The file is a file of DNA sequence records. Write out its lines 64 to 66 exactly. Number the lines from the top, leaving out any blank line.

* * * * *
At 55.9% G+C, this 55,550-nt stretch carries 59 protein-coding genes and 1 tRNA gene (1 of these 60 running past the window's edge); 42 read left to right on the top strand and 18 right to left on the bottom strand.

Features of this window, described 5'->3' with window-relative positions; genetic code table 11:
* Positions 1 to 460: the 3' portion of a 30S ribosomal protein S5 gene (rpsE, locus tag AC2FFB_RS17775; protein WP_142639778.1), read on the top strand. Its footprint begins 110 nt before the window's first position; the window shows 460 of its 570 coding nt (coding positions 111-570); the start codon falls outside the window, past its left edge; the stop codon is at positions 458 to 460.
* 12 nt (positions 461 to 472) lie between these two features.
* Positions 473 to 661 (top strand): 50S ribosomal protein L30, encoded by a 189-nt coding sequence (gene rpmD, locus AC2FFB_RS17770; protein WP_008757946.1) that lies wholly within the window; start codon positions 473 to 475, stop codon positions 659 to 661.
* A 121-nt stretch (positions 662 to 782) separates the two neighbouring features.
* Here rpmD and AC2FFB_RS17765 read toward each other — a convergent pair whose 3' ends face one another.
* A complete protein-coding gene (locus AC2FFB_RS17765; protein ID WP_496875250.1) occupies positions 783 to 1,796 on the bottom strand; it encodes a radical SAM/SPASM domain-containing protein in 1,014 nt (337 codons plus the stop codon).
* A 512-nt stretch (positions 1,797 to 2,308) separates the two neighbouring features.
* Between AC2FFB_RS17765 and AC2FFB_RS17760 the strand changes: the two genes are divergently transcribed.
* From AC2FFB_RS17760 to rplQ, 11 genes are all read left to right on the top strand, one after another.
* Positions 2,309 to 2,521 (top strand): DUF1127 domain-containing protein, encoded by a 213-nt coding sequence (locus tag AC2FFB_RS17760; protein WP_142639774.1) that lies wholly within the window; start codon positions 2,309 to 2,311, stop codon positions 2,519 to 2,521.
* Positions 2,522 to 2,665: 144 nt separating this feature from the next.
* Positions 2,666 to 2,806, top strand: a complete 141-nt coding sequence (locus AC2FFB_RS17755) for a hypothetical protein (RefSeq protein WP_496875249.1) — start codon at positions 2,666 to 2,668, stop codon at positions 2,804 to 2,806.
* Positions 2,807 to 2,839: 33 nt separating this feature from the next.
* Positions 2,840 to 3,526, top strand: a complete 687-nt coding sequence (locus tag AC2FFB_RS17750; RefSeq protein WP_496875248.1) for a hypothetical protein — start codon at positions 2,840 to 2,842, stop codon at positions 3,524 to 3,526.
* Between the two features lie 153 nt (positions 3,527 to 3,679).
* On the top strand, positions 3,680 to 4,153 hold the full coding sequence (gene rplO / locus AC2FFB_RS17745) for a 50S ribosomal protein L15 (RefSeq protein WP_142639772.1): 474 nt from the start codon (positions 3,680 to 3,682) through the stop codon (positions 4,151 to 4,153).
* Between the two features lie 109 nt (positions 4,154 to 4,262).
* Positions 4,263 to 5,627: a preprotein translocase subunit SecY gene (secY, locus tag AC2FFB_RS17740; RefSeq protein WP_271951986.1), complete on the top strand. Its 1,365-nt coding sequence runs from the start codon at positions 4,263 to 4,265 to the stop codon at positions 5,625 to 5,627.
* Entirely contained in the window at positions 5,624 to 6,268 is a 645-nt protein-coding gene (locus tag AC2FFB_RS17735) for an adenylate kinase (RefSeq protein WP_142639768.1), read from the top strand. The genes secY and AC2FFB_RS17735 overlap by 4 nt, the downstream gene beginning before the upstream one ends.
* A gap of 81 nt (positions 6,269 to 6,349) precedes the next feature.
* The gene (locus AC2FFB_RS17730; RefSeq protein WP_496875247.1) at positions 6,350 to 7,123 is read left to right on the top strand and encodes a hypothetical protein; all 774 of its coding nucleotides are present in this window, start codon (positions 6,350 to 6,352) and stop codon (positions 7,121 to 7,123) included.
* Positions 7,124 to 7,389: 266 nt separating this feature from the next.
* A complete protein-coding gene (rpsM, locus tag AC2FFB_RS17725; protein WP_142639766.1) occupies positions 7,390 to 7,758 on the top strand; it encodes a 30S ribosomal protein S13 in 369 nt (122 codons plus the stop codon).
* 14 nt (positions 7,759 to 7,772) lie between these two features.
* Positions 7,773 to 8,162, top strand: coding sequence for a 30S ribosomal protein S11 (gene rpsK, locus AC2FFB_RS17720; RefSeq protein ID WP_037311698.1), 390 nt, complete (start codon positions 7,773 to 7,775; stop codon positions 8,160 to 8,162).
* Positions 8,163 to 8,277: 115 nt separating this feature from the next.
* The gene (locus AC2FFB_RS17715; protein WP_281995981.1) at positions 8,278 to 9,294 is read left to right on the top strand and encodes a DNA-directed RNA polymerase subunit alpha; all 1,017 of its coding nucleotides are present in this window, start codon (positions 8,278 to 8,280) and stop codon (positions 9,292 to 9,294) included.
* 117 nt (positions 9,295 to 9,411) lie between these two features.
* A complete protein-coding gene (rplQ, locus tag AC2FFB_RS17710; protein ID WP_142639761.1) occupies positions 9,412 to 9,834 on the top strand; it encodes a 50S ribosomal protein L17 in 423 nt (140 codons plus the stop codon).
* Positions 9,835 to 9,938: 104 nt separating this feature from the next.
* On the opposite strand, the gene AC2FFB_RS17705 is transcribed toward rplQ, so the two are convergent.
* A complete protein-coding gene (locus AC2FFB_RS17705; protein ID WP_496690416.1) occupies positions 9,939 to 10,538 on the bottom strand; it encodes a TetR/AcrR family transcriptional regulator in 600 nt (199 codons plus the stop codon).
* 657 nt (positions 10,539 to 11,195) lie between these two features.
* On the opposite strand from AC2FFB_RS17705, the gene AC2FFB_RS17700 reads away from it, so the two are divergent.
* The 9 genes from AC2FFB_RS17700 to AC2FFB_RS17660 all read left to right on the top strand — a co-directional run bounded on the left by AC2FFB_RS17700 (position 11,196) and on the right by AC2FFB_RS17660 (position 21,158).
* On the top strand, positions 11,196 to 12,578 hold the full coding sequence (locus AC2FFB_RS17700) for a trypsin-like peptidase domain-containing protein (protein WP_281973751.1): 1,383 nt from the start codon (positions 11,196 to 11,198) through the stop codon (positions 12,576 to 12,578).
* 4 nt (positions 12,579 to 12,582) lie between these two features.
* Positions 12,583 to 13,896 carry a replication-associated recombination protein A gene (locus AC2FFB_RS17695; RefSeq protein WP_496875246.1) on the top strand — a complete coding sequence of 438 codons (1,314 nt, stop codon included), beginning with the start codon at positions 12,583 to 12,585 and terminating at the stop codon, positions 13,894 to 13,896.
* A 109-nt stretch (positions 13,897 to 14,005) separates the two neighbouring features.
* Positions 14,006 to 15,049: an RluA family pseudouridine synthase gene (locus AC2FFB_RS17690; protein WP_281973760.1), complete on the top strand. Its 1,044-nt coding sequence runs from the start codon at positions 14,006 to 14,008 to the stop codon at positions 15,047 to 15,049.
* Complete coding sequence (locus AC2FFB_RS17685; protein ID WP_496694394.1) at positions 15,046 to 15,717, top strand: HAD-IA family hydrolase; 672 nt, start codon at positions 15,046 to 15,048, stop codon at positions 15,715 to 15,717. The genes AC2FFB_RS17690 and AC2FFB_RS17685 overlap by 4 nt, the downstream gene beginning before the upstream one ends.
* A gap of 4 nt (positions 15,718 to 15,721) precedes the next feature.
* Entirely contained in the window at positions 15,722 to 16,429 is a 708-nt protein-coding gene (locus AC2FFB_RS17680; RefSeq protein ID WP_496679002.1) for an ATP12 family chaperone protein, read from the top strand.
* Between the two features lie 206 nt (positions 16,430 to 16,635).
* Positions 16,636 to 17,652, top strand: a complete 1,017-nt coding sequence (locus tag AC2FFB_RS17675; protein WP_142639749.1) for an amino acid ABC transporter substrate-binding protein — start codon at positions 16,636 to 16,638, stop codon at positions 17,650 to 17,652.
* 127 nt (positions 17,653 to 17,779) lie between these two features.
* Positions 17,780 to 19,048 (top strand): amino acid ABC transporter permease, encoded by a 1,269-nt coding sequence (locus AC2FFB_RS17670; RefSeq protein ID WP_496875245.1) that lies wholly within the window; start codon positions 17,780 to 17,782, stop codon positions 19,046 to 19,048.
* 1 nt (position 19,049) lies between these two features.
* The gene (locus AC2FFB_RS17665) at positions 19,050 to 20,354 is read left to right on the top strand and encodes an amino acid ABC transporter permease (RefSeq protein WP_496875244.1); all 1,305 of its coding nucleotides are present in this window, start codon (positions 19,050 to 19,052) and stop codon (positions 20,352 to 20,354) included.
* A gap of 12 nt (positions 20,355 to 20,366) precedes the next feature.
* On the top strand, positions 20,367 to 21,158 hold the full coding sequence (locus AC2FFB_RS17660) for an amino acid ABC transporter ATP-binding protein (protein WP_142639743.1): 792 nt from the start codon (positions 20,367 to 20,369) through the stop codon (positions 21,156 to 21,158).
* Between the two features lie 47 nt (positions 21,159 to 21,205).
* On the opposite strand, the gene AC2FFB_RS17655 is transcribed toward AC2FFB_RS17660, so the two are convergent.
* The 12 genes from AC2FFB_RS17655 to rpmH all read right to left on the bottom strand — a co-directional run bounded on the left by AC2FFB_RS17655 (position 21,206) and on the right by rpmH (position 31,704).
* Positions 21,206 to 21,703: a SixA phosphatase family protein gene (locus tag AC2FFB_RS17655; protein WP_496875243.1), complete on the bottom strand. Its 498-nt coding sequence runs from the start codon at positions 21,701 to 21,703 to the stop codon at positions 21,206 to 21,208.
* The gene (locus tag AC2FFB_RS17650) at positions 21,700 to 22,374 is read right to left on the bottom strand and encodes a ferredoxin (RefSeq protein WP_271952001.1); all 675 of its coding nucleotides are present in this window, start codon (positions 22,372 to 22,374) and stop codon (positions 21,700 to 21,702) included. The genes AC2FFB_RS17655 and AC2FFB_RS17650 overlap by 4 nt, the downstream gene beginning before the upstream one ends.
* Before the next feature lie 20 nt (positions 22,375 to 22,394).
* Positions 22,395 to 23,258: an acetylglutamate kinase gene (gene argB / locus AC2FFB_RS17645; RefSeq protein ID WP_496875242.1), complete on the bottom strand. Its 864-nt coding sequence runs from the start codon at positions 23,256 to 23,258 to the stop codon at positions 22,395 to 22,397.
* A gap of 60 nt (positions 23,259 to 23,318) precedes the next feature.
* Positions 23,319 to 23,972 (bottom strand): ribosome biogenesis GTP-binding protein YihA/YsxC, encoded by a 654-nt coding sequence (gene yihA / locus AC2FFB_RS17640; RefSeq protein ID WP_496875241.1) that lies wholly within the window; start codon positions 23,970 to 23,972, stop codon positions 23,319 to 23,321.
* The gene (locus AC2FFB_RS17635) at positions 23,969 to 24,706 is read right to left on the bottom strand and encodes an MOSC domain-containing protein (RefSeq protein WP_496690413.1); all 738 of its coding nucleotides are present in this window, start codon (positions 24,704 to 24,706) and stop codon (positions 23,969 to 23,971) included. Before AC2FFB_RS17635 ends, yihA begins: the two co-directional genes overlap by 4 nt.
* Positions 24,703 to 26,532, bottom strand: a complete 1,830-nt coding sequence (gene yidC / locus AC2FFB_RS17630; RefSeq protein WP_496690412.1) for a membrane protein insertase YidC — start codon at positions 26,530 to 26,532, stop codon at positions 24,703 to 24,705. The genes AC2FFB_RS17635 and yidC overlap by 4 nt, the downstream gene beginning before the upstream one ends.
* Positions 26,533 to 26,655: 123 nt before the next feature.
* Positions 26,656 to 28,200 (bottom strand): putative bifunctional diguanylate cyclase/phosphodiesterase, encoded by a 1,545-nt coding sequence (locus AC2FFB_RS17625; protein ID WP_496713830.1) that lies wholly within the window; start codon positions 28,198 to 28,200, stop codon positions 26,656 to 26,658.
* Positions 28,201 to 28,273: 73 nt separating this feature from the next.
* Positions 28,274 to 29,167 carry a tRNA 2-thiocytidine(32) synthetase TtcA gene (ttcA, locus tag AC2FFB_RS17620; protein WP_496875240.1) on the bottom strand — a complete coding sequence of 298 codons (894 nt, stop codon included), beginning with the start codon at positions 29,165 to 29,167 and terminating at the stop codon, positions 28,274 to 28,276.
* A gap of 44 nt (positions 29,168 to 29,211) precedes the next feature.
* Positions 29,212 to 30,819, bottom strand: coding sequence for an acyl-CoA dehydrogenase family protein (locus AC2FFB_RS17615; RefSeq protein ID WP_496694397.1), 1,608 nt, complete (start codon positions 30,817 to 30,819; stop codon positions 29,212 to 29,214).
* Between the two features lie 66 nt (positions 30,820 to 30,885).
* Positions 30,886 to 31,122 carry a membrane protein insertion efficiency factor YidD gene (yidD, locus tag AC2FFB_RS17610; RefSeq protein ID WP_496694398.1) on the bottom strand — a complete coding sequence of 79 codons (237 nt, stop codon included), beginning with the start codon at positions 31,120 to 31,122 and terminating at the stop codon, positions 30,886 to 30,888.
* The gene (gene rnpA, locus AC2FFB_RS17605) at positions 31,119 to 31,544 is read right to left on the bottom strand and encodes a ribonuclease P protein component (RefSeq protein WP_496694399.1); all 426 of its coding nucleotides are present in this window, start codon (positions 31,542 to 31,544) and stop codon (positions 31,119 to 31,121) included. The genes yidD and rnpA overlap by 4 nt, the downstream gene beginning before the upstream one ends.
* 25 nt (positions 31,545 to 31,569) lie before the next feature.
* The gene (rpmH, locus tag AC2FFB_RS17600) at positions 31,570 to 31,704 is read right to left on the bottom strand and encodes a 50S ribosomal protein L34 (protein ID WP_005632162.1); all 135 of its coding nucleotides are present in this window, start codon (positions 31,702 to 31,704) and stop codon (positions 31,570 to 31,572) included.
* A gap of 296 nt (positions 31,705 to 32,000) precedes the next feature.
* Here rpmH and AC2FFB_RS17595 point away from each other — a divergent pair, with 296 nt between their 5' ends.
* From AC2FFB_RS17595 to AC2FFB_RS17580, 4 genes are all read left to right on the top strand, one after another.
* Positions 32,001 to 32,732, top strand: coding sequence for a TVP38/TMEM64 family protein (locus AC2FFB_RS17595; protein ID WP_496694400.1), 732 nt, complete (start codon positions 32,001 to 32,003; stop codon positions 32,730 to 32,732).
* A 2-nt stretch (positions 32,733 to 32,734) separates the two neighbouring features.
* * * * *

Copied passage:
* Positions 24,703 to 26,532, bottom strand: a complete 1,830-nt coding sequence (gene yidC / locus AC2FFB_RS17630; RefSeq protein WP_496690412.1) for a membrane protein insertase YidC — start codon at positions 26,530 to 26,532, stop codon at positions 24,703 to 24,705. The genes AC2FFB_RS17635 and yidC overlap by 4 nt, the downstream gene beginning before the upstream one ends.
* Positions 26,533 to 26,655: 123 nt before the next feature.
* Positions 26,656 to 28,200 (bottom strand): putative bifunctional diguanylate cyclase/phosphodiesterase, encoded by a 1,545-nt coding sequence (locus AC2FFB_RS17625; protein ID WP_496713830.1) that lies wholly within the window; start codon positions 28,198 to 28,200, stop codon positions 26,656 to 26,658.